The photo above is of the actual shirt I wore when officiating high school wrestling matches in the Southern Tier of New York State from 1978-1980. As a Cornell student, it was a fun and meaningful way to make money. Recently discovering it, I am reminded daily of what my dad taught me—and many others—about personal accountability. An idea so powerful it became a chapter in QBQ! The Question Behind the Question.
With NFL playoff football ahead, this message couldn’t be more timely. So, share on!
“Beat the Ref” (Ch. 16 of QBQ!)
My father, Jimmy Miller, was the head wrestling coach at Cornell University in Ithaca, New York, for more than twenty-five years. When he sent me out to the mat, he’d always remind me I had three people to beat that day: my opponent, myself, and the referee.
That I had to beat my opponent was obvious. By “myself” he meant I had to overcome the fears any athlete naturally has. About beating the ref, he’d say, “It doesn’t matter how close the match is, John. Even if you lose in overtime by one point, even if the official makes a couple of questionable calls, you cannot blame the man in black and white.”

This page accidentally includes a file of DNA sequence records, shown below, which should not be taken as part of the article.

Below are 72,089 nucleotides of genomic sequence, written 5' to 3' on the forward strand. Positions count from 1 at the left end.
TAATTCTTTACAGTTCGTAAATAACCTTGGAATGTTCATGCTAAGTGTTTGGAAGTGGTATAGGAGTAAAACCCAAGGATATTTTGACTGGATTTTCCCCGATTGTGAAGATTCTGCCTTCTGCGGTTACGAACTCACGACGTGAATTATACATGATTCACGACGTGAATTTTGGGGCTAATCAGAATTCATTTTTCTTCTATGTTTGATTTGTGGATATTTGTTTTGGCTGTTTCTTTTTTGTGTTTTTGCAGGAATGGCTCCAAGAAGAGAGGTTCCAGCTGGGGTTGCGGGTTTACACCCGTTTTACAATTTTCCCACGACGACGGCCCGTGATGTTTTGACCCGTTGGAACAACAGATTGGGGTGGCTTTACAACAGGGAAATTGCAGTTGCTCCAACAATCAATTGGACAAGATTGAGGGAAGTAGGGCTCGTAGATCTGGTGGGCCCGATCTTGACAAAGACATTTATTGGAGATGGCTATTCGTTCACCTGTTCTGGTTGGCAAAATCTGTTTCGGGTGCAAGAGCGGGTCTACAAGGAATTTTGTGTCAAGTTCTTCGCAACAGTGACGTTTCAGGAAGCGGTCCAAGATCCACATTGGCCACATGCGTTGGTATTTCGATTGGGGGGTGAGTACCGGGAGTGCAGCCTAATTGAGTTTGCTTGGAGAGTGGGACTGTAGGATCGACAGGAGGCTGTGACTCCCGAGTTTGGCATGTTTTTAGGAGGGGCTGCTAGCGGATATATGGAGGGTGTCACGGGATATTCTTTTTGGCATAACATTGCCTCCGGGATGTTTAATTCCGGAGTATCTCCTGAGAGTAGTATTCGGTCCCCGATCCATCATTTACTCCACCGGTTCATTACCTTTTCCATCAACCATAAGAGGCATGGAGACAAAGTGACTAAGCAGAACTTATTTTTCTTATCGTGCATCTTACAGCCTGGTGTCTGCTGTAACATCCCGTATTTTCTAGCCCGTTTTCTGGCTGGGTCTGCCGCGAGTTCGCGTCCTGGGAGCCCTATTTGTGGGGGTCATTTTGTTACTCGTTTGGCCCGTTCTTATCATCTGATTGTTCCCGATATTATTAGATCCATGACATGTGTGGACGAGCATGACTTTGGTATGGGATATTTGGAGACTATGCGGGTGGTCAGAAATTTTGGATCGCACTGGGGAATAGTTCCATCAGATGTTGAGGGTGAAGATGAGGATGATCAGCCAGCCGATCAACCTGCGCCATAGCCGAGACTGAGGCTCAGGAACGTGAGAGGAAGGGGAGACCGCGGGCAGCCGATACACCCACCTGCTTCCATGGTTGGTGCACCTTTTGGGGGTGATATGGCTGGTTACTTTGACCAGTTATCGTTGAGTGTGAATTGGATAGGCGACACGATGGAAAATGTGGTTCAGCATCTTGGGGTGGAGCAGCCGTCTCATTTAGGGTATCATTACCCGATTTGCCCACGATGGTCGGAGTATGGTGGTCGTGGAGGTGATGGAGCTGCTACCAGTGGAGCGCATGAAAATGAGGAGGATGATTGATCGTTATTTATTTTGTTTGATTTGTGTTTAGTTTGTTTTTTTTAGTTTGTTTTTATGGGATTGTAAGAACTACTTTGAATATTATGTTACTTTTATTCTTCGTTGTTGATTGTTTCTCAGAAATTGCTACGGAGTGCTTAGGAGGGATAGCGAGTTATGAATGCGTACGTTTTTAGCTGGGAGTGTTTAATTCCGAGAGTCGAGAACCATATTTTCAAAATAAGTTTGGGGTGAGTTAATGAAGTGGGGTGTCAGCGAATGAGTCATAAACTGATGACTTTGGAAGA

He’d conclude by saying, “If you want to win, you must be good enough to beat the ref!”
Good enough to beat the ref. That means being a salesperson who has the maturity to say, “I was outsold!” instead of complaining about the product, the price, and the lack of advertising. It means serving as a team member who never says, “When will others pull their own weight?” It means being a manager who doesn’t whine, “Why aren’t my people motivated?” and “When will they get engaged?” It means being the person who doesn’t complain about management, saying, “Why don’t they tell us what’s going on?”
Who is the “ref” in your life? What person or circumstance beyond your control is standing between you and success? Could it be a supervisor who over-manages, making it difficult for you to do your job, or inefficient systems built into your organization that waste a lot of your time? Or maybe it’s a personal problem that drains your energy.
No matter what we’re trying to accomplish, there’s always a barrier of some kind to overcome, and it’s often something over which we have no control. Instead of focusing on the barriers—wasting precious time, talent, and energy—let’s work to become so good that we’ll succeed no matter how many bad calls the ref may throw at us.
If you want to win, don’t focus on or complain about the things beyond your control. Some problems are best let go. For all the rest, be good enough to beat the ref.
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